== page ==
Design News and Allied Electronics are looking to crown the first-ever Gadget Freak of the Year, and we need help from you, our readers.
This is the second round of voting. Choose your favorite from the four Gadget Freak projects below. Will it be the gloved hand that controls the airplane? How about the miced up telescope? Do you prefer the device that kills the flicker in LED lights, or perhaps the garage light controller?
Every two weeks for the next 10 weeks, we will present four Gadget Freak projects that ran in Design News over the past year. They are all great, so you have a tough task. You have to choose the best one.
In two weeks, we will present four more projects. After six periods of voting, we'll take the winners from each of the six voting periods and present them in a final showdown. The winner will become Gadget Freak of the Year and will win an all-expense-paid trip to the Pacific Design and Manufacturing show in Anaheim, Calif., to show off the gadget at the Design News booth.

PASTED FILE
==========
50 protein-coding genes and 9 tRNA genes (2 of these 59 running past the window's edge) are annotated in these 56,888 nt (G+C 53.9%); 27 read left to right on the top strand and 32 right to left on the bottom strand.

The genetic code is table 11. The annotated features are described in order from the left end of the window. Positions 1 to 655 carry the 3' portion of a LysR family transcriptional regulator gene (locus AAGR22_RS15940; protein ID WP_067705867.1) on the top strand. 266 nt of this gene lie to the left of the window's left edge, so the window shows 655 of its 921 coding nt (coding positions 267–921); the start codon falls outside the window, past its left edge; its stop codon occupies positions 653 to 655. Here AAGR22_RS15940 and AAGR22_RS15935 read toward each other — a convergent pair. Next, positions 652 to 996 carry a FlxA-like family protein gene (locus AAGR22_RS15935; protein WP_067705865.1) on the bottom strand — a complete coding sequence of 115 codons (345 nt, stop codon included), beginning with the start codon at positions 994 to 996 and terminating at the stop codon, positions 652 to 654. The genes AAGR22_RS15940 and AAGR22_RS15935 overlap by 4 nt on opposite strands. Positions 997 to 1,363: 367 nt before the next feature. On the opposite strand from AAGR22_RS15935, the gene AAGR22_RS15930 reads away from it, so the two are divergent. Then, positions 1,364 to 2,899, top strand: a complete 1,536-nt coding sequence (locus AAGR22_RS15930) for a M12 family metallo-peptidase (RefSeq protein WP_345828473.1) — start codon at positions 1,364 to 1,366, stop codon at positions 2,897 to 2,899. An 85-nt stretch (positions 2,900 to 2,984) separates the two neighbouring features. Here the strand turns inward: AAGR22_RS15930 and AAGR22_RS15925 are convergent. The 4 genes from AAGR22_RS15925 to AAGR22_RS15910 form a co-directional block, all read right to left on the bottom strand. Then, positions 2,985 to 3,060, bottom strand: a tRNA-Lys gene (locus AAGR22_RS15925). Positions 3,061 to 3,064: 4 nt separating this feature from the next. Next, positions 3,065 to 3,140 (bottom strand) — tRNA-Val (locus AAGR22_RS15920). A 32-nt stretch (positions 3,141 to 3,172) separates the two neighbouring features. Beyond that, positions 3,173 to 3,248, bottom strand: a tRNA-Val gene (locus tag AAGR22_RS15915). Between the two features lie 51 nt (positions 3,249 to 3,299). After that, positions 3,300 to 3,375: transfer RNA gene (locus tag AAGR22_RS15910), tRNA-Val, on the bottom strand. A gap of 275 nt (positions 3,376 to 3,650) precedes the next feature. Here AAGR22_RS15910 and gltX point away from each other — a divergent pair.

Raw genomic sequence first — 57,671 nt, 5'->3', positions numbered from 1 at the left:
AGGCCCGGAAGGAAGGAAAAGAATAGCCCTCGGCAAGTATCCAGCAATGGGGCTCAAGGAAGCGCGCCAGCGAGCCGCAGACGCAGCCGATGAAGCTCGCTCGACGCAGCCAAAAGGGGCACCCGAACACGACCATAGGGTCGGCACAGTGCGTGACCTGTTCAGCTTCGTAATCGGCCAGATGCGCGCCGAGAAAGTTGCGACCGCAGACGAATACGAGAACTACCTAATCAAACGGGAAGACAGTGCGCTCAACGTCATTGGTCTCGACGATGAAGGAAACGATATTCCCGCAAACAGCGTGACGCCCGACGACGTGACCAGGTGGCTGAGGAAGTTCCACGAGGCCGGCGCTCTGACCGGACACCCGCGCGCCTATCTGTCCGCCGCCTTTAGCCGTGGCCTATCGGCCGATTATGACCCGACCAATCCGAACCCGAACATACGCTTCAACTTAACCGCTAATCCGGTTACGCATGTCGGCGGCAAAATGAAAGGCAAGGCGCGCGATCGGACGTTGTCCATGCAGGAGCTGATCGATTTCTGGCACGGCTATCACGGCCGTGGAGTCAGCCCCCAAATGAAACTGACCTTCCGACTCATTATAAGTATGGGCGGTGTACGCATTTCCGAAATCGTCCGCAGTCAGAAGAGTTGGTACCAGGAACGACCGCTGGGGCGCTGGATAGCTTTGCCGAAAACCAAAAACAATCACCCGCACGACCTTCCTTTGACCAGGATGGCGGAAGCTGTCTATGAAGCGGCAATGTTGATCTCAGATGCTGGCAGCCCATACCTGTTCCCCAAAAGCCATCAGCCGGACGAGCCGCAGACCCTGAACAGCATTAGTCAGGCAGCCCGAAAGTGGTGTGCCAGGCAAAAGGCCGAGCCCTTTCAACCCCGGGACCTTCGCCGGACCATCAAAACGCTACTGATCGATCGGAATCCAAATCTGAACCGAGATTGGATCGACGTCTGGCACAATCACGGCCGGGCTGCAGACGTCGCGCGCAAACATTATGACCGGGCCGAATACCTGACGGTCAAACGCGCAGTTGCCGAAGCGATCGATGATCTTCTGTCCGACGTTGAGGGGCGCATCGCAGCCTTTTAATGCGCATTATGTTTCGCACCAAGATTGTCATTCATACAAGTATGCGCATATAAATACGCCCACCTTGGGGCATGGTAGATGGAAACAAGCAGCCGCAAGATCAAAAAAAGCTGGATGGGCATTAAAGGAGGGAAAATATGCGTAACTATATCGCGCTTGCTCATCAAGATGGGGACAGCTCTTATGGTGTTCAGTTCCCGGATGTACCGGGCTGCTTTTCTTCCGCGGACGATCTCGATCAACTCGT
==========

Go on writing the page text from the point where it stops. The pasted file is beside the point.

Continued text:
Watch the videos below, and then cast your vote.
Gadget Freak Case #241: Gloved Hand Controls Airplane's Flight
Gadget Freak Case #240: MEMS Mics Up Telescope
Gadget Freak Case #239: Bridge Rectifier Eliminates LED Light Flicker
Gadget Freak Case #238: Controller Adjusts Garage Lights
Gloved Hand for Airplane control has the most engineering cooperating as a System, so I found it most impressive, and give it my vote. I was impressed with the 'bend-sensor' affecting the RPM of the motor; I never saw one of those before.
Overall, "gesture" controls have been on the drawing boards for at least 10 years or so, but I still haven't actually seen one fully characterized for real-use, (like in the movie, "Minority Report" from 2002).
Yes, Jenn, it is another tough choice. I think readers are going to be surprised by ahe amazing variety of gadgets we've presented over the past year. They range from the wildly whimsical to the straight up practical.
This gadget freak review highlights some new mobile technologies. Google's Project Tango is building 3D models of the space around you, and the Loop is a virtual wallet that allows you to pay merchants by transmitting your card data.
This Gadget Freak review looks at a simple device for sealing gunshot wounds, an open-source construction set that uses straws and cardboard to build shapes and objects, and a hidden electronic safe built into a wall.